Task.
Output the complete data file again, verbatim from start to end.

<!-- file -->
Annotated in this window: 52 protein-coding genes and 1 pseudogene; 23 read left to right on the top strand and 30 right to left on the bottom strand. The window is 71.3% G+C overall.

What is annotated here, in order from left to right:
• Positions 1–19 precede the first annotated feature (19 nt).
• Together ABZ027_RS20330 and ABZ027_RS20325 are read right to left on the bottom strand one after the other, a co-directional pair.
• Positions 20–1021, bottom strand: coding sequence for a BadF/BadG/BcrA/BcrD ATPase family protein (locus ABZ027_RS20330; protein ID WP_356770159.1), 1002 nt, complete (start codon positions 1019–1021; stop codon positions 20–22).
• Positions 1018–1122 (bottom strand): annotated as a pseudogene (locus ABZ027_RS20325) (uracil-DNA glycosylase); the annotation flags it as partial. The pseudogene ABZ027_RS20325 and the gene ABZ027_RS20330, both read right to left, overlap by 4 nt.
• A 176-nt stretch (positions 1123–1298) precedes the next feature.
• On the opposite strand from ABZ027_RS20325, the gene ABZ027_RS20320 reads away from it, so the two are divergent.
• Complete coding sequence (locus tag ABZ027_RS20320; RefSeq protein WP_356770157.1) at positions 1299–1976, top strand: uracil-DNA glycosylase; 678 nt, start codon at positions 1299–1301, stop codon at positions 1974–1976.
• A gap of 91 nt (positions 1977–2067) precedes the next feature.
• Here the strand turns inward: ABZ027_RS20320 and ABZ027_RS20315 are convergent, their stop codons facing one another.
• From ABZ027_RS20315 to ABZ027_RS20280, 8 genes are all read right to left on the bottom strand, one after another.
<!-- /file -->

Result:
Annotated in this window: 52 protein-coding genes and 1 pseudogene; 23 read left to right on the top strand and 30 right to left on the bottom strand. The window is 71.3% G+C overall.

What is annotated here, in order from left to right:
• Positions 1–19 precede the first annotated feature (19 nt).
• Together ABZ027_RS20330 and ABZ027_RS20325 are read right to left on the bottom strand one after the other, a co-directional pair.
• Positions 20–1021, bottom strand: coding sequence for a BadF/BadG/BcrA/BcrD ATPase family protein (locus ABZ027_RS20330; protein ID WP_356770159.1), 1002 nt, complete (start codon positions 1019–1021; stop codon positions 20–22).
• Positions 1018–1122 (bottom strand): annotated as a pseudogene (locus ABZ027_RS20325) (uracil-DNA glycosylase); the annotation flags it as partial. The pseudogene ABZ027_RS20325 and the gene ABZ027_RS20330, both read right to left, overlap by 4 nt.
• A 176-nt stretch (positions 1123–1298) precedes the next feature.
• On the opposite strand from ABZ027_RS20325, the gene ABZ027_RS20320 reads away from it, so the two are divergent.
• Complete coding sequence (locus tag ABZ027_RS20320; RefSeq protein WP_356770157.1) at positions 1299–1976, top strand: uracil-DNA glycosylase; 678 nt, start codon at positions 1299–1301, stop codon at positions 1974–1976.
• A gap of 91 nt (positions 1977–2067) precedes the next feature.
• Here the strand turns inward: ABZ027_RS20320 and ABZ027_RS20315 are convergent, their stop codons facing one another.
• From ABZ027_RS20315 to ABZ027_RS20280, 8 genes are all read right to left on the bottom strand, one after another.